“If you see it, say it” is a common phrase in the ethics & compliance world. If an employee sees unethical action in the workplace—be it corruption, harassment, conflicts, unauthorized information sharing, or the likes—they should report it to their manager, HR, Ethics & Compliance or the Helpline.
While this message is important, it doesn’t always resonate. Many employees don’t want to be seen as a “snitch,” or they have real fear of retaliation. So even if they see unethical action, they don’t blow the whistle (the subject of whistleblowing is a big one—I’ll save it for another post!). That’s why many compliance scandals and headlines, once uncovered, reveal how many people knew about the unethical actions but didn’t feel empowered to report them.
So what more can we do to empower employees and make them active participants in ending unethical behavior in the workplace? Recently, our community has been drawn to the role of bystanders—people that witness unethical behavior—and the potential for bystander intervention as a way to address unethical conduct and preventing it from becoming a slippery slope. The concept of bystander intervention originated in the post-secondary education world to address concerns of sexual violence.
Workplace bystander intervention
The concept is this (put simply): If we empower bystanders to appropriately deescalate unethical situations or say something to the person committing the unethical action at the time the action is occurring, less unethical action will occur. It could deter unethical action if perpetrators had more fear that people who saw them acting unethically would challenge them, right then and there. The difference being the intervention is real-time and directly addressed to the person committing the unethical action.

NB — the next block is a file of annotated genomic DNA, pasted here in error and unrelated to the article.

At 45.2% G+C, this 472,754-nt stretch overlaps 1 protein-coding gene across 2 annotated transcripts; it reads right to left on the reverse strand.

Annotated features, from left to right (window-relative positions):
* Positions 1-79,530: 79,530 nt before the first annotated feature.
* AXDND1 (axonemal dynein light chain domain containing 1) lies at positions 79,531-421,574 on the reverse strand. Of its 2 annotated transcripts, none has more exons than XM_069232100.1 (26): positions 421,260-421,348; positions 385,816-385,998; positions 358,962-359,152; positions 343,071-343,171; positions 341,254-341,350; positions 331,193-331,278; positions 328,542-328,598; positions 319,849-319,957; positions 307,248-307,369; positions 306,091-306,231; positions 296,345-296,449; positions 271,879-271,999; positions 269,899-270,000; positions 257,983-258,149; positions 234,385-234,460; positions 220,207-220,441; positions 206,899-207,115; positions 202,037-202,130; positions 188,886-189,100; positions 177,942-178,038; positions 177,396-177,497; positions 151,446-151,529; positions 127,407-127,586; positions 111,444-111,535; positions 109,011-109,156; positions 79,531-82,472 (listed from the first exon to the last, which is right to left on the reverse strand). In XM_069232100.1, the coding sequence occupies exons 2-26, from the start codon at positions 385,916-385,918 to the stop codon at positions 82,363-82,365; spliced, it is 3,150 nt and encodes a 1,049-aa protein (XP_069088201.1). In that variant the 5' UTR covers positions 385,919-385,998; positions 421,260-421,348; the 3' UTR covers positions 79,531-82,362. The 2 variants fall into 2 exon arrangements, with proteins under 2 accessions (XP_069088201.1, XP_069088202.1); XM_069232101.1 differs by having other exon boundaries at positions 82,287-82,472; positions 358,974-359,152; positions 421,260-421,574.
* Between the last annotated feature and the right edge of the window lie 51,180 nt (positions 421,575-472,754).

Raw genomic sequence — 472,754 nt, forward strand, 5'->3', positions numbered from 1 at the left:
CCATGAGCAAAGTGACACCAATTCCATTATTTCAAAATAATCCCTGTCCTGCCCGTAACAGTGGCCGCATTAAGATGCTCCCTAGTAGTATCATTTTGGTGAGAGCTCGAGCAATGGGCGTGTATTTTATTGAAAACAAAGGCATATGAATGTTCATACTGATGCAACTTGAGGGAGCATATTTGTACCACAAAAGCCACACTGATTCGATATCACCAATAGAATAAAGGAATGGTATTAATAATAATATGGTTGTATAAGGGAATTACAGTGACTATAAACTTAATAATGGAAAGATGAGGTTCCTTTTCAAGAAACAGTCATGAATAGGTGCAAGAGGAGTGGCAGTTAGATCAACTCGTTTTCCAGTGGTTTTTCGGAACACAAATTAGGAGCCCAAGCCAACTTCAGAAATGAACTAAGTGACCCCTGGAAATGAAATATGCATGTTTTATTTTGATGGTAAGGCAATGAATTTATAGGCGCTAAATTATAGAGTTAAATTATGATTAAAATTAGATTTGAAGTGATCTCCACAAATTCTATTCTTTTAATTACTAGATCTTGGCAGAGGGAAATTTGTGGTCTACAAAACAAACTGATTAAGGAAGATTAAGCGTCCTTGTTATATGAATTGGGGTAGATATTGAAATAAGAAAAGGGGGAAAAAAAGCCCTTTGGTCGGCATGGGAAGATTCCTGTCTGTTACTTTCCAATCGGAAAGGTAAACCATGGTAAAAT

Interestingly, in these COVID-19 times, we may learn even more about bystander intervention than we realize. What should we do if we see people not abiding by social distancing rules or not wearing a mask? Should we say anything at all? How do we call out unethical action without being confrontational?
The answer is: practice.
In the workplace, this is the role of ethics and compliance teams. We must train employees to intervene in a way that’s sensible, practical, and non-confrontational. And guess what: that means allowing our workforce to practice and equipping them with techniques for how to properly and effectively intervene and deescalate.
After all, we all play a role in protecting each other.
Encourage a speak-up culture
Creating a speak-up culture is essential to the health of your company. Check out the guide we created in collaboration with OCEG to see how the right tools can help you build the foundation to encourage speaking up.